Maybe you can help me- smear?

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Ammie
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Maybe you can help me- smear?

Post by Ammie » Thu May 10, 2007 2:39 pm

I got a smear, not a band at all but a big shining smear, starting at the well and reaching past the place of the expected product with a couple of kb's. The well is shining brightly as if it is a lot of DNA left there?

I tried different annealing temperatures and mg-concentrations, and I optimized the smear, but it still is a smear. I tried to dilute the cDNA template (at most 100 times) but I still got a smear. I used 30 cycles, annealing temp 50 degrees, Expand High Fidelity enzyme system, singlestranded cDNA made with oligoDT. The size of the expected product is 4000bp.

Anyone that have had the same problem? How did you fix it? Any suggestions for me?

What do I have? Is it "my" product or is it something completely different? What do you think?

Thanks!

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Post by blcr11 » Thu May 10, 2007 6:13 pm

My first guess is a problem with non-specific annealing; 50 C is kind of low, it seems to me; 55 C is more typical, and I prefer to use 60-65 C whenever possible, but that will depend on your primer design. 30 cylcles should be more than adequate. Your elongation reaction at 68-72 C (whatever you’re using) should be for 4 minutes. If you’re going for much longer, you may be inviting longer, unwanted products, especially if you’re also having a problem with non-specific annealing. I can’t tell you if + or – Mg would be better; you’ll just have to try both and see. You could Blast your primer sequences to see if you might have a problem with false priming either within the gene itself, or in other genes. You could also try KOD polymerase instead of the mixture in the Expand system. (KOD prefers MgSO4 over MgCl, though—supplied with the enzyme when you buy a kit.) It does sound like your reaction conditions are off just a bit and my first guess is non-specific annealing/false priming—possibly you’ve added too much primers or template, but I dunno, these systems are fairly tolerant towards all but gross errors in DNA/primer concentrations.

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Post by blcr11 » Thu May 10, 2007 7:01 pm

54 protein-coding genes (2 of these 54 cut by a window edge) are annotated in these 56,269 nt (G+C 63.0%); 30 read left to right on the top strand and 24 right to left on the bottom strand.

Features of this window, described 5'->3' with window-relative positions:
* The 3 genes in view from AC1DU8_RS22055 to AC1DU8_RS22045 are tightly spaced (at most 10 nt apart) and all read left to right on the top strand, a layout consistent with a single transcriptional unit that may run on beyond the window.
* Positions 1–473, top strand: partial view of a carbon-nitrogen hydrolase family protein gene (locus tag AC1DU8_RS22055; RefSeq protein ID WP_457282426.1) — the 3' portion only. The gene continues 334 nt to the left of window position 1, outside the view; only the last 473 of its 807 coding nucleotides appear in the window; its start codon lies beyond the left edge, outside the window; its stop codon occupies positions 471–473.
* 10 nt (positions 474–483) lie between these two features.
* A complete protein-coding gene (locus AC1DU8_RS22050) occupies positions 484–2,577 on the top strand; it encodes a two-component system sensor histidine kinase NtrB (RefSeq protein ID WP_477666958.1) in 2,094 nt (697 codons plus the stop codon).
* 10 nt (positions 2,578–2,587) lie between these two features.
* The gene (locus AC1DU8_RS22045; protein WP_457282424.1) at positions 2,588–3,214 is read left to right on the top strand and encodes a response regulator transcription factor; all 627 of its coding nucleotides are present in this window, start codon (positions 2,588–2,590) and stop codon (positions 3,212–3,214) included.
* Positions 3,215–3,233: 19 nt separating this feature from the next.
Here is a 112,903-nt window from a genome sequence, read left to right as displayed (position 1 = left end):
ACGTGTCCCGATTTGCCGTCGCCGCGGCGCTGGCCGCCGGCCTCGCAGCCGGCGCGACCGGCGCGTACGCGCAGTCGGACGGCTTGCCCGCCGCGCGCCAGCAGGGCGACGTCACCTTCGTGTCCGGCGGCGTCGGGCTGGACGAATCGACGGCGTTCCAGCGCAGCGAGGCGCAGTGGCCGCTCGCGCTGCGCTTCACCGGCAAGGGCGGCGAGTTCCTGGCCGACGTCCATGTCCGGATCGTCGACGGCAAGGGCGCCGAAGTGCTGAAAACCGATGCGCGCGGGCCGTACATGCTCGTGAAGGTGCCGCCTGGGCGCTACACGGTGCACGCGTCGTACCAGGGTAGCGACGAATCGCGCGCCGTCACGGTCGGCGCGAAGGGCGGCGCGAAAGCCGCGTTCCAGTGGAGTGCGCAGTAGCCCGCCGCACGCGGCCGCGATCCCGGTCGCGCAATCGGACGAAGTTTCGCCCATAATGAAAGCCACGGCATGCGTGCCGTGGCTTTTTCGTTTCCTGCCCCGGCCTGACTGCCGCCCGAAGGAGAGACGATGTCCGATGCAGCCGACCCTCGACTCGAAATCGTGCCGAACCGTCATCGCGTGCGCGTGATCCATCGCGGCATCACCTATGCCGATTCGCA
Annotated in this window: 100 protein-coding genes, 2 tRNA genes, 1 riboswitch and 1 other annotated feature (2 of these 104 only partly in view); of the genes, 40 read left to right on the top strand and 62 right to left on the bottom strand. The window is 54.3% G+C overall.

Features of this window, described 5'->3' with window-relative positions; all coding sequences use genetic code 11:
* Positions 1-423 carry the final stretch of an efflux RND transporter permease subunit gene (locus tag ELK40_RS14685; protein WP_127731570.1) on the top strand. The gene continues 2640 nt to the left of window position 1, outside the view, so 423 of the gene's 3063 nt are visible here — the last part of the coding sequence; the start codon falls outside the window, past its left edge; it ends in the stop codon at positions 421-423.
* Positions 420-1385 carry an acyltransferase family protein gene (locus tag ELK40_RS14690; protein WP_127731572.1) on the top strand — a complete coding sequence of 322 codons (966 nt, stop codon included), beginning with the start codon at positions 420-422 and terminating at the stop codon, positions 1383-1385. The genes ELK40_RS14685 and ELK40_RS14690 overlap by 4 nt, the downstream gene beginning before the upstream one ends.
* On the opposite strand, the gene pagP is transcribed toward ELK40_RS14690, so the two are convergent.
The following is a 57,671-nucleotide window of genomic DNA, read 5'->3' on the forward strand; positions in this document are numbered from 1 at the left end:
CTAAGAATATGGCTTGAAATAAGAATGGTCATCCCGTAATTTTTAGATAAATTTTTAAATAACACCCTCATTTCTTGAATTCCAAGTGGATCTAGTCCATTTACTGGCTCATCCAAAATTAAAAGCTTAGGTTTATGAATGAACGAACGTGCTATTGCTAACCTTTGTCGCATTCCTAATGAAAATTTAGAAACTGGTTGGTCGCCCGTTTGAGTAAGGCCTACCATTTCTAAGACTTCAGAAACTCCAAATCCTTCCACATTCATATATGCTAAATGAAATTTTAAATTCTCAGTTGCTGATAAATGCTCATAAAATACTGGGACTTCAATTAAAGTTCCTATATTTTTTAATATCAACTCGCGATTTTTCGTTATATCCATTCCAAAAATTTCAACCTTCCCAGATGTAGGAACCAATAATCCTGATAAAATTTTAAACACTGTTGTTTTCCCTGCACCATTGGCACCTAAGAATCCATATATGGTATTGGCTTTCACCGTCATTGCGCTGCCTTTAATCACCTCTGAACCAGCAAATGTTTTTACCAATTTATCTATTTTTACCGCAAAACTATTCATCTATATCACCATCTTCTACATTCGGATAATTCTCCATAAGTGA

Sorry, I see you tried different annealing temperatures. I also misunderstood your description--much of your material is very high MW, apparently, or else very badly aggregated for some reason. Usually when I have problems with smearing it's the other way around; I don't get much longer material and my smear starts near the bottom and works its way back up (or sometimes beyond) my expected band.

Anyway, is there any chance that your cDNA has a signigicant contamination with chromosomal DNA? That'll smear, too, but then, I'm probably stating the obvious. There are no gross errors in loading or running buffers, I presume.

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Post by Ammie » Fri May 11, 2007 7:02 am

Thanks!

I purified my RNA (viral-RNA) from faeces using a Quiagen viral RNA purification kit and with carrier RNA. The 260/280 quote is about 1,8 so it should be uncontaminated with chromosomal DNA, shouldn't it?

I don't know much about carrier-RNA, could it be a problem?

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Post by blcr11 » Fri May 11, 2007 1:55 pm

I just took a look at the manual for the Qiagen viral RNA purification kit. It is possible to isolate celluar DNA along with the viral RNA if you haven't taken pains to make sure you're starting with a cell-free sample. The membrane doesn't distinguish between RNA and DNA and the A260/A280 ratio doesn't tell you much about contamination of one form of nucleic acid with the other. (Although some say that ratios greater than 2 implies RNA contamination in a DNA prep.) The manual recommends spinning your (I guess) extract or homogenate for 10 min at 1500xg and then use the supernatant for isolation of the viral RNA.

Qiagen uses synthetic poly rA as carrier. They also claim that it doesn't interfere with oligo-dT primed cDNA synthesis because you use so much more oligo-dT compared to carrier. You don't want to add a gross excess of carrier, though. I think the protocol is for 5.6 micrograms or less per sample (and 5.6 micrograms to me sounds like a lot, but I don't do this kind of thing--when I did work with viral RNA (back in the dark ages before recombinant DNA) we used yeast tRNAs as carrier). You might consider reducing the amount of carrier you add and see if that doesn't help.

I also misunderstood exactly what you were trying to do. Sorry. That stuff about primers was because I assumed you were working with a cDNA library already cloned into plasmids. The comments about mis-priming etc don't apply at this stage.

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Post by blcr11 » Fri May 11, 2007 1:59 pm

Forgot to add, you can get rid of DNA contamination in your RNA sample by treating with RNase-free DNase. Make sure it's RNase-free (for obvious reasons). Then heat-inactivate the DNase before continuing.

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